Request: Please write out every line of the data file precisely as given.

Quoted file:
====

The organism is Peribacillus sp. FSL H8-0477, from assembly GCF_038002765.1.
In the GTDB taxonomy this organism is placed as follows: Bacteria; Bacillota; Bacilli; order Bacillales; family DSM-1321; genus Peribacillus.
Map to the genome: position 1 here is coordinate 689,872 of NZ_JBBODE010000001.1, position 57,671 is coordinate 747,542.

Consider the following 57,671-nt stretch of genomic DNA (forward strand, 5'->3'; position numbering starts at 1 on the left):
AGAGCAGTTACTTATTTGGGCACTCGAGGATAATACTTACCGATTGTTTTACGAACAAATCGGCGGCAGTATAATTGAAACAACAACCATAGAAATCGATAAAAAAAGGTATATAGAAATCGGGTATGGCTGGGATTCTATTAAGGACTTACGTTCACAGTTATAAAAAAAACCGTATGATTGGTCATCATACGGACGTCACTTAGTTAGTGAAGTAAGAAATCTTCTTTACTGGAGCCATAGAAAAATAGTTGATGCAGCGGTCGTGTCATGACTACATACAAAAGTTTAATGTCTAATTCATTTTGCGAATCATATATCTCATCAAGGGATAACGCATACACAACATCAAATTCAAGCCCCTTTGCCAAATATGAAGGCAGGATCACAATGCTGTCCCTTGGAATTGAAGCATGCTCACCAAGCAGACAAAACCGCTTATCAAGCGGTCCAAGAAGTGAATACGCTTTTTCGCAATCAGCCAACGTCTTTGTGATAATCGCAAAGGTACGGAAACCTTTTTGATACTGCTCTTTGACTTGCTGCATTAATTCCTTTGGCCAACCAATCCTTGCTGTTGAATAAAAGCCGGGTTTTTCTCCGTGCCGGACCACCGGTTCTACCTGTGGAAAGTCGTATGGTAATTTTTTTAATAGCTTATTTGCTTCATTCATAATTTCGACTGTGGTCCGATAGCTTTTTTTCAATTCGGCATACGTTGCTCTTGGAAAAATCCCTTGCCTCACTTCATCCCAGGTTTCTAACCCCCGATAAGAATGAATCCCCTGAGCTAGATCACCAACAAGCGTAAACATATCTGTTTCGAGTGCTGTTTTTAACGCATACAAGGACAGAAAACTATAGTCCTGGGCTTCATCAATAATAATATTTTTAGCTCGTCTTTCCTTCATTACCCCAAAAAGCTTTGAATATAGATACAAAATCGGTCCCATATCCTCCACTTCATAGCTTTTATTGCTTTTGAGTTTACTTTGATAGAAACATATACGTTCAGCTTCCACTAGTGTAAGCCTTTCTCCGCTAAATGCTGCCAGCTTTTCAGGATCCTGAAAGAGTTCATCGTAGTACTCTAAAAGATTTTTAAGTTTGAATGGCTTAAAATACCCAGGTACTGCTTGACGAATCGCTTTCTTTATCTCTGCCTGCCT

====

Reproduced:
The organism is Peribacillus sp. FSL H8-0477, from assembly GCF_038002765.1.
In the GTDB taxonomy this organism is placed as follows: Bacteria; Bacillota; Bacilli; order Bacillales; family DSM-1321; genus Peribacillus.
Map to the genome: position 1 here is coordinate 689,872 of NZ_JBBODE010000001.1, position 57,671 is coordinate 747,542.

Consider the following 57,671-nt stretch of genomic DNA (forward strand, 5'->3'; position numbering starts at 1 on the left):
AGAGCAGTTACTTATTTGGGCACTCGAGGATAATACTTACCGATTGTTTTACGAACAAATCGGCGGCAGTATAATTGAAACAACAACCATAGAAATCGATAAAAAAAGGTATATAGAAATCGGGTATGGCTGGGATTCTATTAAGGACTTACGTTCACAGTTATAAAAAAAACCGTATGATTGGTCATCATACGGACGTCACTTAGTTAGTGAAGTAAGAAATCTTCTTTACTGGAGCCATAGAAAAATAGTTGATGCAGCGGTCGTGTCATGACTACATACAAAAGTTTAATGTCTAATTCATTTTGCGAATCATATATCTCATCAAGGGATAACGCATACACAACATCAAATTCAAGCCCCTTTGCCAAATATGAAGGCAGGATCACAATGCTGTCCCTTGGAATTGAAGCATGCTCACCAAGCAGACAAAACCGCTTATCAAGCGGTCCAAGAAGTGAATACGCTTTTTCGCAATCAGCCAACGTCTTTGTGATAATCGCAAAGGTACGGAAACCTTTTTGATACTGCTCTTTGACTTGCTGCATTAATTCCTTTGGCCAACCAATCCTTGCTGTTGAATAAAAGCCGGGTTTTTCTCCGTGCCGGACCACCGGTTCTACCTGTGGAAAGTCGTATGGTAATTTTTTTAATAGCTTATTTGCTTCATTCATAATTTCGACTGTGGTCCGATAGCTTTTTTTCAATTCGGCATACGTTGCTCTTGGAAAAATCCCTTGCCTCACTTCATCCCAGGTTTCTAACCCCCGATAAGAATGAATCCCCTGAGCTAGATCACCAACAAGCGTAAACATATCTGTTTCGAGTGCTGTTTTTAACGCATACAAGGACAGAAAACTATAGTCCTGGGCTTCATCAATAATAATATTTTTAGCTCGTCTTTCCTTCATTACCCCAAAAAGCTTTGAATATAGATACAAAATCGGTCCCATATCCTCCACTTCATAGCTTTTATTGCTTTTGAGTTTACTTTGATAGAAACATATACGTTCAGCTTCCACTAGTGTAAGCCTTTCTCCGCTAAATGCTGCCAGCTTTTCAGGATCCTGAAAGAGTTCATCGTAGTACTCTAAAAGATTTTTAAGTTTGAATGGCTTAAAATACCCAGGTACTGCTTGACGAATCGCTTTCTTTATCTCTGCCTGCCT